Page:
• Summary
  • Contents
  • Subject index

We all give and receive gifts. But few of us reflect on the risks and uncertainties inherent to this form. For example, to give means to acquire power, to effect a symbolic exchange, to initiate ties and alliances, to convey social messages to others and to classify our own status. Gift-giving is also a device to register honour and shame, to show solidarity, to equalize and to create intimacy. This fascinating volume looks at the ambivalence of gift-giving; contemporary gift-giving, its motives, occasions and its rules; examines `sacrifice', `food-sharing' and `gift-giving' as those basic institutions upon which symbolic orders of `traditional' society rely; and considers the historical invention of hospitality, paving the

Distribution of the Sacrifice
Distribution of the sacrifice

First comes eating, and only then morality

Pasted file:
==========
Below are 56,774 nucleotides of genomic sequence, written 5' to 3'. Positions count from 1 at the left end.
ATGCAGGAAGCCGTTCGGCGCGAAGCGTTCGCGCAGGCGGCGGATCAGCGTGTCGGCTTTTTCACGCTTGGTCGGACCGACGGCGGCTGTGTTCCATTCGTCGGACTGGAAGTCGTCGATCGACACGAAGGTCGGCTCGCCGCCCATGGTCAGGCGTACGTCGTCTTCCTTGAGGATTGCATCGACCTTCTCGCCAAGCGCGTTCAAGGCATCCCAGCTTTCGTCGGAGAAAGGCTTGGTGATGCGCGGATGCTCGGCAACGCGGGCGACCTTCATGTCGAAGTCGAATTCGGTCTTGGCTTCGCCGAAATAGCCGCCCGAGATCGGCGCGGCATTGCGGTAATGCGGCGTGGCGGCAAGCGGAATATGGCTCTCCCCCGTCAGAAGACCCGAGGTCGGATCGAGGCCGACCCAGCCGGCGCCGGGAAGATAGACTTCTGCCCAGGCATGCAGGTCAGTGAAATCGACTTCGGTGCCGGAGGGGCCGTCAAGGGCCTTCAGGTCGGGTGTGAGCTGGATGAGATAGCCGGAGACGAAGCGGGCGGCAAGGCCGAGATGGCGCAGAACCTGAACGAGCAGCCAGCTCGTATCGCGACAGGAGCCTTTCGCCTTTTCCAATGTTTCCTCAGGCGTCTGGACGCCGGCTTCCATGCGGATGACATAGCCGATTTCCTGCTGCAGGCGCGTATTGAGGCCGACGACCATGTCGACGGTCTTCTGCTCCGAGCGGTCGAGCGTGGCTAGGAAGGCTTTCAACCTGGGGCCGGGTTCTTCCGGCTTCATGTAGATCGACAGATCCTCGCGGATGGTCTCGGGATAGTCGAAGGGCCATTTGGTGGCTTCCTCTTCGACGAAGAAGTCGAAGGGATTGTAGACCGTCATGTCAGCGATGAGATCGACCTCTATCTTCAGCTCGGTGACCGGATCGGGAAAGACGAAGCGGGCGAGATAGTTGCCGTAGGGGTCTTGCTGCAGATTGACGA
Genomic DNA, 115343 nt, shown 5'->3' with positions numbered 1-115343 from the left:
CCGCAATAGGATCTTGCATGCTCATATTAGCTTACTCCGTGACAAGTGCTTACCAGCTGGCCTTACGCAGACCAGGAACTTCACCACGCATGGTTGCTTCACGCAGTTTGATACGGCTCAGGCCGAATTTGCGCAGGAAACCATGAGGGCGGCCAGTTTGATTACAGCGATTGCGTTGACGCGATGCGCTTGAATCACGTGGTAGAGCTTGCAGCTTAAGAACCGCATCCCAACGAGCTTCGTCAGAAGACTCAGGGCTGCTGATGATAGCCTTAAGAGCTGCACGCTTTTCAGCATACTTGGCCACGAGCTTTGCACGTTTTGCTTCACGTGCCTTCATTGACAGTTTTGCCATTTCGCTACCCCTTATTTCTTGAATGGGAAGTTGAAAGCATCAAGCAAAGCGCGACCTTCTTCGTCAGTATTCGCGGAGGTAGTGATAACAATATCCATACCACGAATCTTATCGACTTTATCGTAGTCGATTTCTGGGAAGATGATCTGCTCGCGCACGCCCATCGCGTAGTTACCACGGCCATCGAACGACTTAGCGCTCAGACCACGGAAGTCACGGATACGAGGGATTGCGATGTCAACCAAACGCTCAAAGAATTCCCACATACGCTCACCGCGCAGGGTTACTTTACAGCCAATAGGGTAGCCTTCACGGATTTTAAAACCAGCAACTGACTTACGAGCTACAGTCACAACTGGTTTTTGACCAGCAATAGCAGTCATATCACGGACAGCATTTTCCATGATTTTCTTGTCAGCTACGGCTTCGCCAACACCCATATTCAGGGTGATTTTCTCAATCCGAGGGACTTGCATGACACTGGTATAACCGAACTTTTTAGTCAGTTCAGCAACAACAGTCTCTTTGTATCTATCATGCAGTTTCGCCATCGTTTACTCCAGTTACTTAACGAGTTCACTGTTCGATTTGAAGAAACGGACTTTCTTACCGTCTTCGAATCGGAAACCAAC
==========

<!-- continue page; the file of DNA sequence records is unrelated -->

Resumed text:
To give means to forego, to deny oneself something, to share with others. The difficulties of establishing such a mode of conduct have been constantly reported in the various myths and sagas. Hardly anything seems more natural, but also more extraordinary, than to give what one could enjoy alone. How else are we to interpret the rare appreciation that archaic societies show for generosity, or their profound contempt for anything that smacks of meanness and greed? The pious claim that giving is more blessed than taking even promises gratification for the force of loss. Epigrams that sing the praises of liberality coexist, from the earliest times, with others that stress the unclarity ...

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